Al Qaeda–linked Ansaru may be aligning or coordinating with local bandits in northwestern Nigeria after resuming operations in 2020. The group has remained mostly dormant operationally, however, despite its rising use of propaganda.
Middle East. Salafi-jihadi groups in Iraq, Syria, and Yemen have lost key leaders and operatives but remain local threats. They also seek to develop and refine transnational attack capabilities. Counterterrorism pressure has prevented the groups from recapturing terrain and disrupted operations, but ongoing conflict and instability and rising sectarian tensions create opportunities for the groups to restrengthen.
In Iraq and Syria, counterterrorism pressure on the Islamic State in Iraq and al Sham has caused the group to adapt by changing its command structure and limiting attacks to rebuild its rank and file. Losses have occurred primarily within the Islamic State’s global senior leadership, including those leading efforts to conduct attacks in Europe. However, ISIS has adapted to absorb the impact of leadership attrition. ISIS remains resilient and has sustained a low-level insurgency in Iraq while conducting targeted attacks in Syria, especially against prisons to release key operatives. It has particularly strengthened in central Syria, demonstrating the ability to stage maneuver forces as part of a multistage campaign. Increasing Turkish aggression toward the Syrian Democratic Forces—the US counterterrorism partner in northeastern Syria—may reduce pressure on ISIS in the coming year. Iraqi counterterrorism pressure has suppressed, but not eliminated, the ISIS threat.
In northwest Syria, Hayat Tahrir al Sham (HTS) controls territory in Idlib province. Though HTS has sought to distance itself from its Salafi-jihadi roots, it provides sanctuary to foreign terrorist groups such as the Eastern Turkistan Islamic Movement and Khatiba al Tawhid wa al Jihad. HTS has cracked down on the presence of the al Qaeda–linked Hurras al Din (HAD), including killing or capturing senior HAD operatives. HAD may be seeking to develop transnational attack capabilities to strike the West.
In Yemen, al Qaeda in the Arabian Peninsula (AQAP) remains intent on redeveloping its transnational attack capabilities and persists as a regional threat. Its top leadership remains intact, though attrition has taken its toll on the group’s operations. AQAP has launched a counteroffensive against counterterrorism forces in southern Yemen, showcasing new capabilities with unmanned aerial systems and escalating intensity. May 2023 was the highest spike in AQAP operations since 2015. The Islamic State in Yemen remains on a downward trajectory, serving as a financial and facilitation link between IS-Somalia and Islamic State Khorasan Province (ISKP) in Afghanistan.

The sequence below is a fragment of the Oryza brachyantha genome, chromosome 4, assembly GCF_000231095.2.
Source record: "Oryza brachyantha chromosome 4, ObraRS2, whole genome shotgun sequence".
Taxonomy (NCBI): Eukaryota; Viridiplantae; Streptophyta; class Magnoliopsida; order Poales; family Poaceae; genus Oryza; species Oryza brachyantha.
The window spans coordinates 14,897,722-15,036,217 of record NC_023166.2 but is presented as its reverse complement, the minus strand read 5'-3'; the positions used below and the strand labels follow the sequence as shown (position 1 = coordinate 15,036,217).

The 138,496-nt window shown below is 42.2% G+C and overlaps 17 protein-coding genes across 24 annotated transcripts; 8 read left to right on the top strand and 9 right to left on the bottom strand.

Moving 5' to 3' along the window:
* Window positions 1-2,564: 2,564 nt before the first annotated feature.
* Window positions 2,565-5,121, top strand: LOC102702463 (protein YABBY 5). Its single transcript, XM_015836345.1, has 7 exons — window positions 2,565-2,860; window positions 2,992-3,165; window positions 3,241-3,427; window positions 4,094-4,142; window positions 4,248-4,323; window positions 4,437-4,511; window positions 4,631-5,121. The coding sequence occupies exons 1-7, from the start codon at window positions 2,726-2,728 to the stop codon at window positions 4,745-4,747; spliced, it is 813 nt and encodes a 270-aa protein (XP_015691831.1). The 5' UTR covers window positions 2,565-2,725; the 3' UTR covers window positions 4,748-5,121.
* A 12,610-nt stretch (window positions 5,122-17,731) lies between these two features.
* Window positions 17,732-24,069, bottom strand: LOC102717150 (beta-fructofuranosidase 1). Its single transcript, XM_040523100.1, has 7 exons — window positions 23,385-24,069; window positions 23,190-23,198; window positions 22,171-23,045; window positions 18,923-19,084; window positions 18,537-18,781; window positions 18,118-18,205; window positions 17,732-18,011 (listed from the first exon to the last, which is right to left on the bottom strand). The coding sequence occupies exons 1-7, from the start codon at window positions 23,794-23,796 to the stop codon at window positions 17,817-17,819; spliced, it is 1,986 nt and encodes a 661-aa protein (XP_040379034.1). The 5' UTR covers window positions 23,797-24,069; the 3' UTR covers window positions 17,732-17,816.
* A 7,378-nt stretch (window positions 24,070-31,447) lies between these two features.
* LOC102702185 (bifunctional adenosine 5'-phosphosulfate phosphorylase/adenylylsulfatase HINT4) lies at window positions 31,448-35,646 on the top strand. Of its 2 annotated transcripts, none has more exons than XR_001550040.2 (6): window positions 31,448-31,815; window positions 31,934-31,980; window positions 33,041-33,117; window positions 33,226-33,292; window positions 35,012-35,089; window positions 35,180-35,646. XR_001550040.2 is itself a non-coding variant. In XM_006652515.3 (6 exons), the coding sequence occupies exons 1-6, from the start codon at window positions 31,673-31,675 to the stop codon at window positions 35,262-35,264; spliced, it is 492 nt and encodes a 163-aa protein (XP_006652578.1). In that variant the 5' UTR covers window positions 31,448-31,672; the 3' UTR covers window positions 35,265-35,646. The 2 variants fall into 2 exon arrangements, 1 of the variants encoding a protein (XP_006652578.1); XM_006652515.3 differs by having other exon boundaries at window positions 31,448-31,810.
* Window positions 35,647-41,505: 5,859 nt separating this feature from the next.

South Asia. Taliban control of Afghanistan continues to benefit regional Salafi-jihadi groups. Groups in al Qaeda’s network have taken advantage of sanctuary in Afghanistan to recruit and train fighters, whereas the Islamic State has deepened its investment in its branch in Afghanistan, which now serves as a local hub for a regional Islamic State network.
In Afghanistan and Pakistan, the Taliban continues to provide sanctuary to al Qaeda and al Qaeda in the Indian Subcontinent (AQIS). Al Qaeda’s assessed but unannounced emir is Saif al Adel, who may have freedom of movement between Iran and Afghanistan and may be seeking to increase influence over al Qaeda’s affiliates, especially AQAP. Senior al Qaeda figures remain in Afghanistan under the Taliban’s protection, and the group has established new training camps and safe houses where it sends new recruits. Al Qaeda is rebuilding its transnational attack capability.
Al Qaeda’s relationship with the Tehrik-e-Taliban Pakistan (TTP) has been reinvigorated in the Taliban-provided sanctuary in Afghanistan. AQIS’s relationship with the TTP may be deepening, as reports indicate it may be helping the TTP work around certain Taliban-imposed restrictions in Afghanistan and providing strategic guidance to the TTP’s operations in Pakistan. AQIS seeks to expand outside Afghanistan-Pakistan into Bangladesh, India, and Myanmar. The Haqqani network holds key positions in the Taliban administration, and though there is open disagreement with the Taliban emir’s decisions, they are obeyed. The TTP broke its cease-fire with the Pakistani government and has since escalated attacks in Pakistani territory.